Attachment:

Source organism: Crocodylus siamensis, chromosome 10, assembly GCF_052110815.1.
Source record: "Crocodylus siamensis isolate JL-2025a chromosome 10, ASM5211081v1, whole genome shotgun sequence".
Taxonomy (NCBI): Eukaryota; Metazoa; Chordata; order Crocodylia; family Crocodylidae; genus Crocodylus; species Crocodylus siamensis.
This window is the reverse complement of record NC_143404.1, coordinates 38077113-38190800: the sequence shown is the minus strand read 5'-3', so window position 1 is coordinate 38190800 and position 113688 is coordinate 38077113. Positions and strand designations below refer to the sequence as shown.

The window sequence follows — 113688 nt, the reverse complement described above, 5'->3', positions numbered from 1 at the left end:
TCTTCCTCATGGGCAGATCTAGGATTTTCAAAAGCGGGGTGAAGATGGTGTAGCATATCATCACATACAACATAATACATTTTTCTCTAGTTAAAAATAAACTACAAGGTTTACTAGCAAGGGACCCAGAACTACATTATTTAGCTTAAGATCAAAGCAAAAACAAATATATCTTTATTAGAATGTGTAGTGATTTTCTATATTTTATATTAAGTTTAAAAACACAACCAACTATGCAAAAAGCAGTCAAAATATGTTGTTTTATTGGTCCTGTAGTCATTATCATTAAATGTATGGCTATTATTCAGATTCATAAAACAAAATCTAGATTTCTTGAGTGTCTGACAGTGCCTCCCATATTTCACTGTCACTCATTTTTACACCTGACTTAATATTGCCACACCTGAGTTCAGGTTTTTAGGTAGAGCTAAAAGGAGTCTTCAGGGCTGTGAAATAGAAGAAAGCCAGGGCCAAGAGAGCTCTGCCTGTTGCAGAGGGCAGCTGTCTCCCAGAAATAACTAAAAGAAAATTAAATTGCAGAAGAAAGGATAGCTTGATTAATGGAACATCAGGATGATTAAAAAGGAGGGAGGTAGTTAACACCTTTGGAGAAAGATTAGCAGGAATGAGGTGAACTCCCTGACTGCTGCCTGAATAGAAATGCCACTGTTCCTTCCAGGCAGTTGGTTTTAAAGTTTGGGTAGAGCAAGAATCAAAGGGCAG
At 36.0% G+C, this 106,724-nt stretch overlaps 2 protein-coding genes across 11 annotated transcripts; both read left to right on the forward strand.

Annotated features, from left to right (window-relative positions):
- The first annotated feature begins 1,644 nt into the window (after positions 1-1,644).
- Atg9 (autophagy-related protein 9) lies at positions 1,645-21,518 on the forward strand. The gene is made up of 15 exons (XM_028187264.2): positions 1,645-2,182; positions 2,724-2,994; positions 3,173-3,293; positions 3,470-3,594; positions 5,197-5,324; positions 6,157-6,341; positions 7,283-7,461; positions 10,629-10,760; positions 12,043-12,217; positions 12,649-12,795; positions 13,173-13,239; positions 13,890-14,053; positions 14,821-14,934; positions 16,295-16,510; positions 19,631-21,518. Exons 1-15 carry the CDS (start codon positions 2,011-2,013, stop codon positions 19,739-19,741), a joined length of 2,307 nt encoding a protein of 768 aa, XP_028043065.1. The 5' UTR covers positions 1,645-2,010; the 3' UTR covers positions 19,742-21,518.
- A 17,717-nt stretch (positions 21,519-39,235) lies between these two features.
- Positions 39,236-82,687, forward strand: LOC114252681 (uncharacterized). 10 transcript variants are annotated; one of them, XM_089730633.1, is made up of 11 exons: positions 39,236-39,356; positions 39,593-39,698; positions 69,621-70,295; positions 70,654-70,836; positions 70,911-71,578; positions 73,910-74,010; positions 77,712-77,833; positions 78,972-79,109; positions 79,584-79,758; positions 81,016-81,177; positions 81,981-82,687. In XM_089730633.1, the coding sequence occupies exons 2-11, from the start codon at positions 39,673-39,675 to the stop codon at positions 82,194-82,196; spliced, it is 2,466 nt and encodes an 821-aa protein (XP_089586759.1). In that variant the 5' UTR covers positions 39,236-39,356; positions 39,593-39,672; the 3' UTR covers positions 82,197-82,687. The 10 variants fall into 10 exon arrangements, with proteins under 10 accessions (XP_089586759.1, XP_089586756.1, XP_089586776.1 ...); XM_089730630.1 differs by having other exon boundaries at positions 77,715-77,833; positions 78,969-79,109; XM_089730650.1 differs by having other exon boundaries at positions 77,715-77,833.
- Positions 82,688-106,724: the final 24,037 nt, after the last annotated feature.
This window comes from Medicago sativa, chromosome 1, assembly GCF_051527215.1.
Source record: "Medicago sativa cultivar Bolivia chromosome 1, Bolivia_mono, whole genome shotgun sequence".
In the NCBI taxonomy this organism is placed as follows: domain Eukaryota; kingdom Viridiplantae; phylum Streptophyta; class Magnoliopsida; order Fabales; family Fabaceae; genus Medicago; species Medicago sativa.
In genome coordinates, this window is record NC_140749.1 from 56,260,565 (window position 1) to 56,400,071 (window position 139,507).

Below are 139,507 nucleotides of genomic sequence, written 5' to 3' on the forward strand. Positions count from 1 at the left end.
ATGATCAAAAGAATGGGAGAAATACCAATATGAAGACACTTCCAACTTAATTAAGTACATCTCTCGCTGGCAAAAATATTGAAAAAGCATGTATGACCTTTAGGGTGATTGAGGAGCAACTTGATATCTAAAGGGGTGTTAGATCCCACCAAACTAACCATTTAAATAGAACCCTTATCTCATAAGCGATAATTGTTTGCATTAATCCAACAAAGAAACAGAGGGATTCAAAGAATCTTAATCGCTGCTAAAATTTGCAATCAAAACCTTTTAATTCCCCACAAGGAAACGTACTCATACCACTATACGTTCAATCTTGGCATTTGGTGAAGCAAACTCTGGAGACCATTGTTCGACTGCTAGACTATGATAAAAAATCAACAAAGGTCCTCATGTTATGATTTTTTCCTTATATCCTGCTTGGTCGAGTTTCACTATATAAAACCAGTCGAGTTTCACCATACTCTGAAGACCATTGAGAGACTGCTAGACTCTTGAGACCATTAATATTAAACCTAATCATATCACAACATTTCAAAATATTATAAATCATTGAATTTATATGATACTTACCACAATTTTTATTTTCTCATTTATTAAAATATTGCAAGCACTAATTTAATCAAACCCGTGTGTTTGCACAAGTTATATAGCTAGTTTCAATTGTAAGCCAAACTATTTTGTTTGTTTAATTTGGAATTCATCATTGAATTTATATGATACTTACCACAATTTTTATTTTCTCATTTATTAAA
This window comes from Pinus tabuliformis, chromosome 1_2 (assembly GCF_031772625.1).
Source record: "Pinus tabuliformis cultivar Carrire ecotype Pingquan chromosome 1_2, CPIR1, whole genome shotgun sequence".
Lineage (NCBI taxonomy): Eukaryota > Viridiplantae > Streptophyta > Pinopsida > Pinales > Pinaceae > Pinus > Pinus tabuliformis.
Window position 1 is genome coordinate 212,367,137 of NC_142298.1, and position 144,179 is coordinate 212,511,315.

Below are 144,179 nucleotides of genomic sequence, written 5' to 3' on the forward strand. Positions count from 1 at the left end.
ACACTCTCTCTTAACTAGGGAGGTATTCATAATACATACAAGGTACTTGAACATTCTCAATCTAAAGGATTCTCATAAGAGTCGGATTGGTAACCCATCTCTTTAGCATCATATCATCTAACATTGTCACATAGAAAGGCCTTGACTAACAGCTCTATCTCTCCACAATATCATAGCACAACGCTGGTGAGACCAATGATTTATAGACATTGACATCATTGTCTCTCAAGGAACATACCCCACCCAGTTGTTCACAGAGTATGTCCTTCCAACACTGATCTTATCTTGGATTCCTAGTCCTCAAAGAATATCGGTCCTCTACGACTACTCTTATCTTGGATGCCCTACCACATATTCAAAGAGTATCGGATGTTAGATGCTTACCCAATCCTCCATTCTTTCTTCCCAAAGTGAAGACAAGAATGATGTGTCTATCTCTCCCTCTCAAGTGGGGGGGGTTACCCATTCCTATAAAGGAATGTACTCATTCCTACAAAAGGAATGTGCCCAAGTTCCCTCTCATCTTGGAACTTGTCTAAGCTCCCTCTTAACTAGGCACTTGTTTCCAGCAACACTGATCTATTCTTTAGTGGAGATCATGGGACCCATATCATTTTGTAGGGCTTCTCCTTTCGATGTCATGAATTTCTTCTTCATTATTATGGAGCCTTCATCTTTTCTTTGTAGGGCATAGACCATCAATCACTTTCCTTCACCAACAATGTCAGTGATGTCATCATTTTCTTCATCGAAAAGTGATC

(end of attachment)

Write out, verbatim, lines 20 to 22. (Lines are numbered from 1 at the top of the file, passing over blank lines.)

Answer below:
This window comes from Pinus tabuliformis, chromosome 1_2 (assembly GCF_031772625.1).
Source record: "Pinus tabuliformis cultivar Carrire ecotype Pingquan chromosome 1_2, CPIR1, whole genome shotgun sequence".
Lineage (NCBI taxonomy): Eukaryota > Viridiplantae > Streptophyta > Pinopsida > Pinales > Pinaceae > Pinus > Pinus tabuliformis.